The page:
• When I starting drafting the pattern for this and I moved the side seam dart into the design line, I immediately thought the the pattern would be better with a princess line in the bodice.  I did make another sample pattern out of a piece of leftover fabric, shown below.  The waist dart was not sewn and I gathered it with elastic under the bust.   With the print of the fabric,  in this photo,  it was quite difficult to see that princess seam – I have drawn it on top with a pink line.


I wouldn’t make the top again, nor would I make the variation shown above.  I would try the variation shown in the flat below; the same design line across the upper bust, with the princess line in the bodice front and back, but more fitting and with a button placket.

Credit for the Stock Photo I used to create the Vector Croquis on this page:

Andersonrise from 123RF Stock Photos

Copyright of original (photo) image: andersonrise / 123RF Stock Photo

Step-by-Step Instructions: Top #1d

There are 4 pattern pieces in this pattern:

  1. Bodice Front
  2. Bodice Back
  3. Bodice Yoke Front (and Yoke Front Lining)
  4. Bodice Yoke Back (and Yoke Back Lining)

Instructions Top 001d – Figure 1

Holding the blocks firmly in place:

  • Trace the Torso Front and Torso Back blocks onto paper
  • Leave enough room around the edges to add seam allowance
  • Mark all internal dart points (indicated with red dots) and any all external points such as waist, dart legs, etc (shown with green arrows)
  • Note that I have my preferred length for tops marked on the block and will transfer those as well (approx 6 inches | 17cm below waist)

Note that the lines I am drawing on my blocks are thick and red for the purposes of illustration.  You should draw your lines in pencil; you can then erase them, or leave them there for reference.

Instructions Top 001d – Figure 2

  • Remove blocks
  • Draw in darts, waist lines, etc.  Now it may seem strange to draw the darts in and then cross them out, but that’s what I will do.  It’s generally better to do this when starting out; you can see you have considered them, but they are going to be left out and the value then used for fullness.
  • Draw in the grainlines; these could either be transferred from the block, or just draw them in parallel to the CF and CB lines.

Note:  It is a good idea transfer all markings even if you don’t think you need them, because for some reason you may want to refer to them.  While you can just place your block back down and make those markings at this stage, if/when you later do some dart manipulation, etc, it may get trickier to line things up.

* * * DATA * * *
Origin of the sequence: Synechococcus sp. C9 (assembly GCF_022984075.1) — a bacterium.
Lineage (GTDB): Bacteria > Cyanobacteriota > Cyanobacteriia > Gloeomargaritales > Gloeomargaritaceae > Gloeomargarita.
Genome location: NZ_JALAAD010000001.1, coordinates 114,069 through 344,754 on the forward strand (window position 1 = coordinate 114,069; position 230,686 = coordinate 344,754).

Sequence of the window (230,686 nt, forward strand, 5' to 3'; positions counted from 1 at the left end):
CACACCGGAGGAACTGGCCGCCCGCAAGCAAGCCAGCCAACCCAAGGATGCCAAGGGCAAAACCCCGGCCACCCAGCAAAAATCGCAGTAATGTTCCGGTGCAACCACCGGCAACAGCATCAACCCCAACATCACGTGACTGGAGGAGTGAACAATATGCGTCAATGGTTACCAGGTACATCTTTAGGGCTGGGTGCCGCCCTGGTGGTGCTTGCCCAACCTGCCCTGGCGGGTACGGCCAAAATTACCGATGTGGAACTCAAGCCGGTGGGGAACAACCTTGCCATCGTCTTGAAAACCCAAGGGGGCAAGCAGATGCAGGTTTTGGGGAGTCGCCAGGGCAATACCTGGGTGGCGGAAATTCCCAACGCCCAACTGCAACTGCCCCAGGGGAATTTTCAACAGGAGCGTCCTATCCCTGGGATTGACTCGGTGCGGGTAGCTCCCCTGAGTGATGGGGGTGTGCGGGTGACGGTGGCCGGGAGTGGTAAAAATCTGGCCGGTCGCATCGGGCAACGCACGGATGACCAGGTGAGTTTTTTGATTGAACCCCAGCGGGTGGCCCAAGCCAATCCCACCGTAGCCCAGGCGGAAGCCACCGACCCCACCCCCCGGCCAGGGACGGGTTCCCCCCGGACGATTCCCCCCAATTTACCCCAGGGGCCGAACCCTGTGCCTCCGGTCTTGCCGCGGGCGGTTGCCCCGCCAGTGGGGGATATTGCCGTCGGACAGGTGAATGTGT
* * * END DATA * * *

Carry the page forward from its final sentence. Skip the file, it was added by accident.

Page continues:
Instructions Top 001d – Figure 3

Draw in the front neckline:

  • My neckline depth at the CF is 4.95 inches | 12.5cm.  I will mark that point (shown by the green line).
  • My shoulder width is 2 inches | 5 cm wide, measuring inwards from the shoulder edge
  • I will draw a line down from the shoulder so that it is parallel to the armhole (shown by the blue dashed line), and stop at  5.68 inches | 14.5cm (the black cross)
  • I will finish off the neckline by drawing a line from that point (the black cross) to the CF neckline depth.

Note: I am not showing the Bodice Back for the next few images while working on the Bodice Front.

Instructions Top 001d – Figure 4


  • I will smooth the corner of the neckline into a curve.
  • I know that this neckline depth requires a 0.78 inch | 2cm gape dart FOR ME.  Everyone needs to work out their unique contouring requirements.  (See Contouring in the Principles Menu).
  • Cut through the leg of the gape dart furthest away from CF, and through the bottom leg of the side seam dart; cut to but not through, the Bust Point.

Instructions Top 001d – Figure 5

Close the neckline gape dart

  • Pivot the paper to close the neckline gape dart.
  • The side seam dart will increase in size.
  • Use sticky tape to tape everything in place.
  • Normally you would put some paper underneath the side seam dart and secure it with sticky tape – as per Figure 5.  However, I know I don’t need that paper there in this case as I have to move that side seam dart after the Yoke is separated from the Bodice; therefore from the next image this paper will not appear.
  • The neckline curve will need smoothing (shown by the green dashed line).

Instructions Top 001d – Figure 6

Draw the yoke design line

  • The yoke is 1.18 in | 3cm down from the neckline and marked a point
  • The yoke line starts at the upper side seam dart line
  • I have drawn a straight line from the upper dart leg to the point previously marked
  • I will now cut to separate the Yoke from the Bodice

For the purposes of illustration I am showing the yoke shaded yellow. I would not cut out the whole yoke at this stage as I still need to add seam allowance. First I will need to separate the Yoke from the Bodice and add paper at the cut line so I can add seam allowance there also.

Instructions Top 001d – Figure 7

Front Yoke

  • Cut and separate the Yoke from the Bodice